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The strength of a debate reflected in a man

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tony farkasTony Farkas file photo

By Tony Farkas

I’m sure it would be real easy to assume that I’m all about President Donald Trump, given that I’m extremely conservative in my views on all things political.

Hey, I like the guy, because his approach to politics is akin to a bull in a china shop, and I’ve felt for years that Washington needs shaking up. What I don’t do is necessarily agree with everything he does unremarked, because nobody’s perfect.

A lot of people during the president’s term also have disagreed with the president and his policies — some in a very ugly manner.

Every one of us has had that time on the schoolyard when we’ve had a shoving match — tempers flare, words exchange, sides get drawn, then nothing really happens. The level of debate in the country, particularly in the political realm, is now exactly the same way, and it’s because of Trump, and the people who disagree with him.

That’s pretty doggone sad, because now we don’t care about the future of the country; we care only about winning, and damn the consequences.

First and foremost, anyone willing to put themselves on the line to serve, whether it’s a local board like the schools or city council, or the president of the United States, deserves respect. Secondly, the office deserves respect, no matter who’s in it. Lastly, how you feel about a person does not and should not come into discussions about policy, especially at the national level.

Yet, this country has seen its leaders devolve into schoolyard shoving matches over things that are frankly ridiculous, and is covered up with hyperbole the likes of which no one has ever seen. Supporters on both sides tend to speak in supportive cliff notes without the benefit of information, and nothing of note is getting done.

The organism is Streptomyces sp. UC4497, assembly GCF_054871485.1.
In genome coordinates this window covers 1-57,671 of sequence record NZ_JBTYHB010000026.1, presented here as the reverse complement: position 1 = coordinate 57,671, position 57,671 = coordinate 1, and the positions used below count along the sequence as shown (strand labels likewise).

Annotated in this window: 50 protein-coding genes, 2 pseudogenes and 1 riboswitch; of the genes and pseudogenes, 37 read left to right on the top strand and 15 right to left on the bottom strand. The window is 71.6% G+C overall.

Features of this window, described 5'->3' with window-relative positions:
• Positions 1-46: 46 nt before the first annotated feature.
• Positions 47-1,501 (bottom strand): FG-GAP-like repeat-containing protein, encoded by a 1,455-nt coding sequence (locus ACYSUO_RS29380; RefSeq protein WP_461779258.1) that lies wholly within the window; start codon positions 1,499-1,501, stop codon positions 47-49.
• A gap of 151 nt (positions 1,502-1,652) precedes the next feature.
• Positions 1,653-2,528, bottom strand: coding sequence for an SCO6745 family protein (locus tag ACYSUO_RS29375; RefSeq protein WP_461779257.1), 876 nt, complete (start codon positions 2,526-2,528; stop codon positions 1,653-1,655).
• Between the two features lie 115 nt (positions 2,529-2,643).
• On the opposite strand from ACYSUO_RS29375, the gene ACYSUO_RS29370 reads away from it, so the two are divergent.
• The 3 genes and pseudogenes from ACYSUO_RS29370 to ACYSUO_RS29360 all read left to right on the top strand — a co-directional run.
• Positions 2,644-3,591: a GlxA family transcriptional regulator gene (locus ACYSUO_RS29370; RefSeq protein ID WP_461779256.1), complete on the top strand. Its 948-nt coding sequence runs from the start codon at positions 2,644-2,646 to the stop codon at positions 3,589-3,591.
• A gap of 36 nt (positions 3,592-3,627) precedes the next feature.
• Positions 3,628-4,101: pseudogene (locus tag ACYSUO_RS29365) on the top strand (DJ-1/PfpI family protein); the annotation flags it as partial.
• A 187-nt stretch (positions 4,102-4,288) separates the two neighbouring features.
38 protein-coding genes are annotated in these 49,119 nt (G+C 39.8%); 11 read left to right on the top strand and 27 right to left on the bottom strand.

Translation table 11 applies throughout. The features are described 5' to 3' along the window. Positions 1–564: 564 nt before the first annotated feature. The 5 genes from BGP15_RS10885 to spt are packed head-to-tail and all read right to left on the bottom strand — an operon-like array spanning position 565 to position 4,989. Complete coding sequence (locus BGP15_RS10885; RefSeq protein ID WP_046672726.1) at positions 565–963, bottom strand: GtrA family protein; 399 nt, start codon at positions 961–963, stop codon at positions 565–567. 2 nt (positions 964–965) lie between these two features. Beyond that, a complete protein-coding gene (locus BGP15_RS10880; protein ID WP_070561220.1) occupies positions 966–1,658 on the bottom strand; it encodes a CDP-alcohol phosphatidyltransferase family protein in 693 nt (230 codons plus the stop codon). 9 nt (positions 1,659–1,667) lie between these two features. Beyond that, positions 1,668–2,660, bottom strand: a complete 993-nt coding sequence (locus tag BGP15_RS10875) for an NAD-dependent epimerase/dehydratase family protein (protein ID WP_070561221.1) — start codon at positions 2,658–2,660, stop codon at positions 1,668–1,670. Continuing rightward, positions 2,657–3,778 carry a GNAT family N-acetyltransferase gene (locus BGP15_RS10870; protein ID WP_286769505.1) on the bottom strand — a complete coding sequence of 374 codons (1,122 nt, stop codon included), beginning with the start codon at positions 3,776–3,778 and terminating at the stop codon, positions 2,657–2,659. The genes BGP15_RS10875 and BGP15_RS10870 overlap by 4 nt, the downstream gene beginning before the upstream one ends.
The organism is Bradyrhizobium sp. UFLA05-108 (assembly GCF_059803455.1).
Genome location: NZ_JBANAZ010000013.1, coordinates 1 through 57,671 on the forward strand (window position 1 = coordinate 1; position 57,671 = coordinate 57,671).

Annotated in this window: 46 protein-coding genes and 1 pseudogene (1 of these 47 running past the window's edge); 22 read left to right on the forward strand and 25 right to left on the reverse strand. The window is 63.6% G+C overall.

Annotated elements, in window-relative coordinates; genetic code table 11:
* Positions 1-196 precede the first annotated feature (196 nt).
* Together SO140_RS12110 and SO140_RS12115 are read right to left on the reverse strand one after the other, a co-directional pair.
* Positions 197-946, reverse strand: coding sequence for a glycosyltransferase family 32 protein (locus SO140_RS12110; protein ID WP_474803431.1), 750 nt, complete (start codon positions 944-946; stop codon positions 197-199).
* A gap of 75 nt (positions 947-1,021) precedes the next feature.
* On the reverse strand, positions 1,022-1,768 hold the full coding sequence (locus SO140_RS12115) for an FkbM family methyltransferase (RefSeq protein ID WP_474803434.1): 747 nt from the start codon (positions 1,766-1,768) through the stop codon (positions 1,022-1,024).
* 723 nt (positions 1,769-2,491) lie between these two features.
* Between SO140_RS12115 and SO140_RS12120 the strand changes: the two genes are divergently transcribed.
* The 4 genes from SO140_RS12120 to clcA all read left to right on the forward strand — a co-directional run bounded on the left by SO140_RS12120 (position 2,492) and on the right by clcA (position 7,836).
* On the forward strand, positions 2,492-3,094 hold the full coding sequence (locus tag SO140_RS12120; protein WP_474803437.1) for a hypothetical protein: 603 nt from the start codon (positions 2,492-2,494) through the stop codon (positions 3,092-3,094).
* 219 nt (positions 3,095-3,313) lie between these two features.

The latest fr’instance is the confirmation of newly minted Associate Supreme Court Justice Amy Coney Barrett, who will singlehandedly end abortion, health insurance and freedom of speech while setting a horrible rotten example to women everywhere by being a woman of faith, a mother, and wife, and a caring person who adopts children from Third World countries.

Passion is OK, especially in running a country, and differing opinions are even OKer. What’s not OK is either/or beliefs, particularly when it then devolves into name-calling, accusations, false witness, manufactured crises, or even riots, as we’re seeing across the country.

Also, some of the things we’re arguing about don’t have anything really to do with the shape of the country, like whether or not Trump will vacate the Oval Office. Let’s talk about real issues, like that pesky $20 trillion debt, or the peskier trillion-dollar deficit, or the peskierer impending doom of Social Security, and on and on. And let’s do it right and seek real solutions, not just point fingers and whinge.

Debate is key here, and there are solutions. But, as my favorite writer was fond of saying, “No one is entitled to their own opinion. They’re entitled to their own informed opinion. No one is entitled to be ignorant.”

No amount of screaming will solve problems. Only people willing to work and looking for real solutions will make a difference. If it takes someone with a bull-in-a-china-shop attitude to make that happen, so be it.

Yeah, he’s not part of the club that’s been in charge of the playground for so long, but he should be allowed to play, too.

Tony Farkas is editor of the Trinity County News-Standard. He can be reached at This email address is being protected from spambots. You need JavaScript enabled to view it..

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